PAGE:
Errol Lord University of Pennsylvania
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About me
I am an Assistant Professor at the University of Pennsylvania. I completed my PhD at Princeton University in June 2013.
My works
22 items found.
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  1. Errol Lord (forthcoming). Epistemic Reasons, Evidence, and Defeaters. In Daniel Star (ed.), The Oxford Handbook of Reasons and Normativity. Oxford University Press
    The post-Gettier literature contained many views that tried to solve the Gettier problem by appealing to the notion of defeat. Unfortunately, all of these views are false. The failure of these views greatly contributed to a general distrust of reasons in epistemology. However, reasons are making a comeback in epistemology, both in general and in the context of the Gettier problem. There are two main aims of this paper. First, I will argue against a natural defeat based resolution of the (...)
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    Errol Lord (forthcoming). The Explanatory Problem for Cognitivism About Practical Reason. In Conor McHugh Jonathan Way & Daniel Whiting (eds.), Normativity: Practical and Epistemic.
    Cognitivists about practical reason hold that we can explain why certain wide-scope requirements of practical rationality are true by appealing to certain epistemic requirements. Extant discussions of cognitivism focus solely on two claims. The first is the claim that intentions involve beliefs. The second is that whenever your intentions are incoherent in certain ways, you will be epistemically irrational. Even if the cognitivist successfully defends these claims, she still needs to show that they entail certain practical requirements. That is, she (...)
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  3.  78
    Errol Lord (forthcoming). What You're Rationally Required to Do and What You Ought to Do (Are the Same Thing!). Mind.
    It is a truism that we ought to be rational. Despite this (or because of it), it has become popular to think that it is not the case that we ought to be rational. In this paper I argue for a view about rationality--the view that what you are rationally required to do is determined by the normative reasons you possess--by showing that it can vindicate that we ought to be rational. I do this by showing that it is independently (...)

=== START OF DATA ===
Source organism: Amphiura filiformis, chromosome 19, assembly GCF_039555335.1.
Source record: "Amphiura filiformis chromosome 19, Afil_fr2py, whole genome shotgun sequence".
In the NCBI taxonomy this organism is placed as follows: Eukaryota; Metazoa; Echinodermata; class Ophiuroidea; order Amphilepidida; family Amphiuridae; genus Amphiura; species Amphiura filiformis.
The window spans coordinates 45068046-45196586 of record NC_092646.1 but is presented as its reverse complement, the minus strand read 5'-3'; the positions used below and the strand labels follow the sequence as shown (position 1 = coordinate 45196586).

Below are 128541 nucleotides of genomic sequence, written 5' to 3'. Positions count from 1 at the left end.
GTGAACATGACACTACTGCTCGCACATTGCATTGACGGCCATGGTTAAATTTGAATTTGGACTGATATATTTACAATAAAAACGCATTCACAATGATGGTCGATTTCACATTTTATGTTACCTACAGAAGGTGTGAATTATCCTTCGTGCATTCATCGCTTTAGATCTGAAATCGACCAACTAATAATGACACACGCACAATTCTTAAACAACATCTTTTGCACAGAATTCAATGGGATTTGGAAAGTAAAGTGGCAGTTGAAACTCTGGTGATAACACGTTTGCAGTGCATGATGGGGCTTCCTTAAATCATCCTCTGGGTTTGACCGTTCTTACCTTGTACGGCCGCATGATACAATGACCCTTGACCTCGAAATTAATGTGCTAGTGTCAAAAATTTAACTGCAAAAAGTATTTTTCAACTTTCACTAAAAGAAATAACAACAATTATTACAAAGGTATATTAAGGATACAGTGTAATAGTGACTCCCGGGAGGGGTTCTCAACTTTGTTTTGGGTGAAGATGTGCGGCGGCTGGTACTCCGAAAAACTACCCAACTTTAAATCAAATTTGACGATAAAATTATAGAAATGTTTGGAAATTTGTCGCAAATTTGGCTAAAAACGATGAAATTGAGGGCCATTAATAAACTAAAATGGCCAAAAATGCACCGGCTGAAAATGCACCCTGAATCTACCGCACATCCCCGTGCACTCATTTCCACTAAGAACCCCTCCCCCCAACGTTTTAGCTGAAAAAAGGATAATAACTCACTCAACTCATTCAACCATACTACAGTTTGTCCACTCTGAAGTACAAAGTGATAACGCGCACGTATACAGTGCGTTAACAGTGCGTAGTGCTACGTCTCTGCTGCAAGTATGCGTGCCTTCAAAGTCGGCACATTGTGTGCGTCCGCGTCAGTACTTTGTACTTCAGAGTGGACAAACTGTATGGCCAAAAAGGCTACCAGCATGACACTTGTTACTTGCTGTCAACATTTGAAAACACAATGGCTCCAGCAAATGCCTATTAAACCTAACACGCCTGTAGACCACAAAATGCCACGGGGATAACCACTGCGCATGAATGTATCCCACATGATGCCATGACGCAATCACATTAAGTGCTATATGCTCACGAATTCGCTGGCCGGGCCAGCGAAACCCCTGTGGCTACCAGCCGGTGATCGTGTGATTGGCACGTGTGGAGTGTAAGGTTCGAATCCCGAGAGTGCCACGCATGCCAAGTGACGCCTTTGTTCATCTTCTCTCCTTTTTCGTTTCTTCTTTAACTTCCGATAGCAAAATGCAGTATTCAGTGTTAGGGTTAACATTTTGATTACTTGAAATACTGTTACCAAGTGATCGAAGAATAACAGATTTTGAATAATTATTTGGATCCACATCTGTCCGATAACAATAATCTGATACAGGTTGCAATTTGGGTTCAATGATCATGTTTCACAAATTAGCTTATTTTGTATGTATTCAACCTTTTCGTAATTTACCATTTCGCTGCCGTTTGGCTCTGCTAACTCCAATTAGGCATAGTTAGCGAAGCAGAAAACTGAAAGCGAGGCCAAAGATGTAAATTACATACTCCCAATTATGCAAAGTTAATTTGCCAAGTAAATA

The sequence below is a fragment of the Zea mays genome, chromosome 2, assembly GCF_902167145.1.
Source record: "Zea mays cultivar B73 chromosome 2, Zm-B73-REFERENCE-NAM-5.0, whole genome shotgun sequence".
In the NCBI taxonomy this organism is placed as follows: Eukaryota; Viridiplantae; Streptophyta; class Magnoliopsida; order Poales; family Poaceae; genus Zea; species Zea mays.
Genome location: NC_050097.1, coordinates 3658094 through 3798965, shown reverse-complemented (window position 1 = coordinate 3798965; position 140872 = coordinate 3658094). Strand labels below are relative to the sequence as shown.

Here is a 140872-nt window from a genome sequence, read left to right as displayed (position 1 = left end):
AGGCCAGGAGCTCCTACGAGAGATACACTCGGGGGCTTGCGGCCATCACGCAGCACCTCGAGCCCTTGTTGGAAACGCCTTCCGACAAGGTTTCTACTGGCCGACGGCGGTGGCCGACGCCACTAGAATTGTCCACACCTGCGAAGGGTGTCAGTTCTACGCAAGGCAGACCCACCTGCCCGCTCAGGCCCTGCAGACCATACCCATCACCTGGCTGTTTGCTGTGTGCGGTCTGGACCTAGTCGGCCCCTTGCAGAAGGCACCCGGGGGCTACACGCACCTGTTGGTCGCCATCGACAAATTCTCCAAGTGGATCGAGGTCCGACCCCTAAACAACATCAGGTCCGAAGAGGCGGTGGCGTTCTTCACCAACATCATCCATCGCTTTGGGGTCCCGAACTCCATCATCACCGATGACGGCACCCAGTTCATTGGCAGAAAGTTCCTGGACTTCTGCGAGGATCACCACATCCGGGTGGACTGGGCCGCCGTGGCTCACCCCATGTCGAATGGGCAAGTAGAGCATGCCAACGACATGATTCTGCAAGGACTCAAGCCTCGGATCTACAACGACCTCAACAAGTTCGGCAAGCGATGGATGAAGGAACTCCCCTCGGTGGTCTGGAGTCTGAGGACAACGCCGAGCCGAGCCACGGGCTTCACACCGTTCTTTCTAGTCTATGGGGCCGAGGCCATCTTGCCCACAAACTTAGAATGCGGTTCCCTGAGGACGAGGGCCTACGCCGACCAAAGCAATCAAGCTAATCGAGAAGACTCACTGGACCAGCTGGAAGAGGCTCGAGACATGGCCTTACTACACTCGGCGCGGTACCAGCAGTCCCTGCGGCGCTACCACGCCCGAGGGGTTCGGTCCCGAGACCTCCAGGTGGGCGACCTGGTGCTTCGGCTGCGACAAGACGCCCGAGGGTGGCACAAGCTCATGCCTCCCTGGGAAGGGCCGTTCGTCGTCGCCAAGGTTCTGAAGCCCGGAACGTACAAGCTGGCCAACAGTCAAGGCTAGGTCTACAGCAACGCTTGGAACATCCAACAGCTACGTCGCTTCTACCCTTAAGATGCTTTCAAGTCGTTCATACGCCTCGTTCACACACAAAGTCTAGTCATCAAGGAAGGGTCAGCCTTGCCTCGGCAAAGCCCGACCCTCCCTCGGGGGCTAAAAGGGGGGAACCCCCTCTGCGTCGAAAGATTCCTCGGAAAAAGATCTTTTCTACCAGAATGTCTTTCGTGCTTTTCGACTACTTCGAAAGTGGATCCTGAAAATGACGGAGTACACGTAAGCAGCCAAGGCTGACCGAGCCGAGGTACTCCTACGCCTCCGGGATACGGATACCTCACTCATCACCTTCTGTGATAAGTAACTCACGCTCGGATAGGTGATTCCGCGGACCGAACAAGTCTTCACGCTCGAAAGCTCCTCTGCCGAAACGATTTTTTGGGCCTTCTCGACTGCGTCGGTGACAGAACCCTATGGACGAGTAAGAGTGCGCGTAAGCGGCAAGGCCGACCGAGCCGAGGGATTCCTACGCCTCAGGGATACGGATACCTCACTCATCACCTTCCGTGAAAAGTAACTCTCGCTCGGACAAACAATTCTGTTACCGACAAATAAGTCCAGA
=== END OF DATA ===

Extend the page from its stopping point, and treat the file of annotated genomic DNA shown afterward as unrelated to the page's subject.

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  4.  92
    Errol Lord (2016). Justifying Partiality. Ethical Theory and Moral Practice 19 (3):569-590.
    It’s an undeniable fact about our moral lives that we are partial towards certain people and projects. Despite this, it has traditionally been very hard to justify partiality. In this paper I defend a novel partialist theory. The context of the paper is the debate between three different views of how partiality is justified. According to the first view, partiality is justified by facts about our ground projects. According to the second view, partiality is justified by facts about our relationships (...)
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  5.  44
    Errol Lord (2016). On The Intellectual Conditions for Responsibility: Acting for the Right Reasons, Conceptualization, and Credit. Philosophy and Phenomenological Research 92 (3).
    In this paper I'm interested in the prospects for the Right Reasons theory of creditworthiness. The Right Reasons theory says that what it is for an agent to be creditworthy for X-ing is for that agent to X for the right reasons. The paper has a negative goal and a positive goal. The negative goal is to show that a class of Right Reasons theories are doomed. These theories all have a Conceptualization Condition on acting for the right reasons. Conceptualization (...)